After the Browns tied the Pittsburgh Steelers in Week 1, they had an opportunity to show progress against the same team in Week 8. But it was the Steelers, not the Browns, that showed how much they’d improved during the first half of the 2018 season.
Pittsburgh beat Cleveland, 33-18, and realigned the natural powers in the AFC North. The Steelers are good, and the Browns are bad.
After that loss, quarterback Baker Mayfield seemed to have lost his boyish enthusiasm (which seemed like just what Cleveland needed on “Hard Knocks”) after getting sacked 20 times in his first six games. Worse than the sacks are the four losses, including two in overtime and one by a 3-point deficit in regulation.
Mayfield, defensive end Myles Garrett and receiver Jarvis Landry should be ushering a new era of Browns football, one where they actually win football games. They are too promising and too talented to have just two wins.
With so many narrow defeats, the blame falls on their coaching staff. Jackson has proven that, at almost every step of the way, he’s the wrong man for the job. [Update: Hue Jackson has been fired as coach of the Browns after this post published.]
Recently, it became public information that he and offensive coordinator Todd Haley were at odds with one another. The public did not seem to care about their tiff. Why should they? It seems like an inevitability that neither of them will be around next season. The Browns should fire Jackson and Haley in the coming months.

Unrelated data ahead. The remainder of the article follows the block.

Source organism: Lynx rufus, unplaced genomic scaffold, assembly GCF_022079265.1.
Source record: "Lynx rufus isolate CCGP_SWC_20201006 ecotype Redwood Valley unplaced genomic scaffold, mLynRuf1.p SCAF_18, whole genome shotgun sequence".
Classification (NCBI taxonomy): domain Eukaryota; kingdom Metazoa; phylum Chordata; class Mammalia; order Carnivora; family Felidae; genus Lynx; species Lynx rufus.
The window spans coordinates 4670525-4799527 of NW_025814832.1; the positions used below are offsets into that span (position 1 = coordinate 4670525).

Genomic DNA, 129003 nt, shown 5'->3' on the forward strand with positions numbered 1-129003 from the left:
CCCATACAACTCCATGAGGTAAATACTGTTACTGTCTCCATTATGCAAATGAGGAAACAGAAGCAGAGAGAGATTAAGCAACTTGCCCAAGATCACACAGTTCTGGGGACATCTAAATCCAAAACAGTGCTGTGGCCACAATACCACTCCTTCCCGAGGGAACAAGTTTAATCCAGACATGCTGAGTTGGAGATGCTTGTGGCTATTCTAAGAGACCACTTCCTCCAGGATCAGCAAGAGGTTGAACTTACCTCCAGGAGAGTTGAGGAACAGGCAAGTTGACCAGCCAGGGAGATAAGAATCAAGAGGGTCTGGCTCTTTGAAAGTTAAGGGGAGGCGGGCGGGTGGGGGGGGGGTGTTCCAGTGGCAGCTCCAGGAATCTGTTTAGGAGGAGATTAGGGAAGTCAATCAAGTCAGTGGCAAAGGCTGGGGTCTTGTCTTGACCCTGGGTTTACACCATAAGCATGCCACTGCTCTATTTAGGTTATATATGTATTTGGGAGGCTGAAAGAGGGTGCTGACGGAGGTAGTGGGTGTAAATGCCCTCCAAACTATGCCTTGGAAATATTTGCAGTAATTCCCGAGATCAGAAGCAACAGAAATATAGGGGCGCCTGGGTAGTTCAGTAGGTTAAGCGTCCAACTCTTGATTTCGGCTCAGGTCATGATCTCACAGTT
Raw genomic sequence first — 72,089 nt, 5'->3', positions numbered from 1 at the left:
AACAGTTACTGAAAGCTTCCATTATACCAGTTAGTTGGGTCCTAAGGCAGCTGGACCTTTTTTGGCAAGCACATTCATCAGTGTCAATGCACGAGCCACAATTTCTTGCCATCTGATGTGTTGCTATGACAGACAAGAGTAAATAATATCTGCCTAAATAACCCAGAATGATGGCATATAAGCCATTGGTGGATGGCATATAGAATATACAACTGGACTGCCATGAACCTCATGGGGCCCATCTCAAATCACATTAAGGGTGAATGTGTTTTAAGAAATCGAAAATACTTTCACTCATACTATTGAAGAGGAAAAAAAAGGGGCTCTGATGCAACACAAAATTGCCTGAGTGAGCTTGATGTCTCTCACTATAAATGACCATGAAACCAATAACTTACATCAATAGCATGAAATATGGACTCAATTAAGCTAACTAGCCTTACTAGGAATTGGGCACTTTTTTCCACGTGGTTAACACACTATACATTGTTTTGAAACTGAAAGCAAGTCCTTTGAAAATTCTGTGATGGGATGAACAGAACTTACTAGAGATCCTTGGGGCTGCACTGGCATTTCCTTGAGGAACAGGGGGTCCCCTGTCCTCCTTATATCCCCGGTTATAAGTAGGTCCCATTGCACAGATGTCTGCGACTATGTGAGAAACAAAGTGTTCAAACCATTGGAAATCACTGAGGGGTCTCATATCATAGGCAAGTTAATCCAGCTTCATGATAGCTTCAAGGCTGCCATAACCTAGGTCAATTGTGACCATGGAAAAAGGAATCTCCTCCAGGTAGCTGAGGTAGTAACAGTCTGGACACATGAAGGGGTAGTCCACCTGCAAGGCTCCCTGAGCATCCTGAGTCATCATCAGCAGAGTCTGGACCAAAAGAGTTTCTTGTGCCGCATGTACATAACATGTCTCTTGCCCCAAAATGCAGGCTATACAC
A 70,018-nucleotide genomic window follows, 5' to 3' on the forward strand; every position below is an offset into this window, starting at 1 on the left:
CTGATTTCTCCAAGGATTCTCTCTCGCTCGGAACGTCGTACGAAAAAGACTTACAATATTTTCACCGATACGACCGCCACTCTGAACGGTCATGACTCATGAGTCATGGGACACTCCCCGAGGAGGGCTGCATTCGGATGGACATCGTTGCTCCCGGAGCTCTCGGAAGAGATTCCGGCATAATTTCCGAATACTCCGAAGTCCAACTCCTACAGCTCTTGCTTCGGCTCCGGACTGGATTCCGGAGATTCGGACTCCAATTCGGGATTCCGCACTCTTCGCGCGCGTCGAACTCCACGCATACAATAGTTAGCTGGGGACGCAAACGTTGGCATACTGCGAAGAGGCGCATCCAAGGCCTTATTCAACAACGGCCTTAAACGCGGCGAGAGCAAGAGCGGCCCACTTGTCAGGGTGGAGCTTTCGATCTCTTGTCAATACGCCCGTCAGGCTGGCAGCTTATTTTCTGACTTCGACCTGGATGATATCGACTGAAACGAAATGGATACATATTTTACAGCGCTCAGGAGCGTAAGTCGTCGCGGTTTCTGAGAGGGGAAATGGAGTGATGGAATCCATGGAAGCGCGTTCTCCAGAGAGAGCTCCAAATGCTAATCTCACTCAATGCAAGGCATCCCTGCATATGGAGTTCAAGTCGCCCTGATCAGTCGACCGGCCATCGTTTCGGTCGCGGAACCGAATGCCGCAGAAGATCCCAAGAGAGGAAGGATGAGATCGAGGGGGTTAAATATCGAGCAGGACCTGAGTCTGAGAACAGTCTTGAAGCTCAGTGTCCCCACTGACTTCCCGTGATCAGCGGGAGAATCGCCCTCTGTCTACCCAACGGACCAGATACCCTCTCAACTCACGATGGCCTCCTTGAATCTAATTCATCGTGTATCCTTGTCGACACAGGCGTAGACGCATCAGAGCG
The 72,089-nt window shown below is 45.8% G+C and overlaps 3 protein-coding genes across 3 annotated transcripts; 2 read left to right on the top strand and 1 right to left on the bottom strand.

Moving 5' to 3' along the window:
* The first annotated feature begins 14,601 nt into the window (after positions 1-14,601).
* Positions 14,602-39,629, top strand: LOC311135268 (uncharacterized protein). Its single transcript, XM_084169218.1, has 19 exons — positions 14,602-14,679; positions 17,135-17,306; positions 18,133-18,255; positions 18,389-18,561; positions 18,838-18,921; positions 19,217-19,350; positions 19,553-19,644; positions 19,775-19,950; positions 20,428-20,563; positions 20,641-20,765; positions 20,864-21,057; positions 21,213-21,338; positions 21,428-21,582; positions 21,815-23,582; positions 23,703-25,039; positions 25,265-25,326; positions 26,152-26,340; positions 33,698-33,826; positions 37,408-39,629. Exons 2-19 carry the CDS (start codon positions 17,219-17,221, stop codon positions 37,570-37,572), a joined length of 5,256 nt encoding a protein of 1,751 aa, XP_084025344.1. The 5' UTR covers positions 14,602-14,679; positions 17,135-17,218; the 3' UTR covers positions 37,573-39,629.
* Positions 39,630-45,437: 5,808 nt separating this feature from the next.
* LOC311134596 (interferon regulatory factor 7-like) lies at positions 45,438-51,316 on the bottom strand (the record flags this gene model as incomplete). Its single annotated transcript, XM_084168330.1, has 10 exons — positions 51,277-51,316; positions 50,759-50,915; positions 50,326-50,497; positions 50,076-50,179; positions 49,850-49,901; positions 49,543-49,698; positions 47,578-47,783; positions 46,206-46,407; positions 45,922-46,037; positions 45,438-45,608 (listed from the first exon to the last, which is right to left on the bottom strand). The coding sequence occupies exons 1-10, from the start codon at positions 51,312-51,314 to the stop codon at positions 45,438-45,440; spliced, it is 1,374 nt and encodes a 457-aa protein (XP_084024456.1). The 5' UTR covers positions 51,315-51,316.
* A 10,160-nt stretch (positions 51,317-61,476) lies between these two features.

If Cleveland must, they can hand the reigns to Haley and hope he’s been arguing with Jackson because Haley is the voice of reason. But a turnaround seems unlikely. Haley got fired from Pittsburgh because he wasn’t getting along with quarterback Ben Roethlisberger. He doesn’t seem like the kind of guy who plays nice — he’s the guy who wants to fight, and in turn creates messy situations wherever he goes. He shouldn’t take over a position of leadership for the Browns unless it’s an interim position. And even that seems like a waste, if Cleveland has no intention of hiring him afterward.
What’s most important, however, is getting Jackson out of his current position. The Browns seem to have made a handful of shockingly good decisions in recent years, but hiring Jackson was not one of them. On his career (including his stint as a head coach in Oakland), he’s 11–44–1 in the regular season. With the Browns, he is 3-36-1.
The Jackson era needs to end, and after such a Browns-like start to the season, it’s hard to understand why they didn’t fire him in the offseason. Mayfield will have to acclimate to another system, another offense, another coach and another coordinator. Rather than getting stability in his second season, he’ll have more transition.
But if the Browns find the right candidate, the transition will be worthwhile. Because under a better coaching staff, the Browns would be in the playoff hunt right now. Instead, they’ve maintained the crappy level of play that has defined their franchise. If the Browns want to redefine themselves, they need a new coach. They needed one yesterday. Really, they needed one five months ago.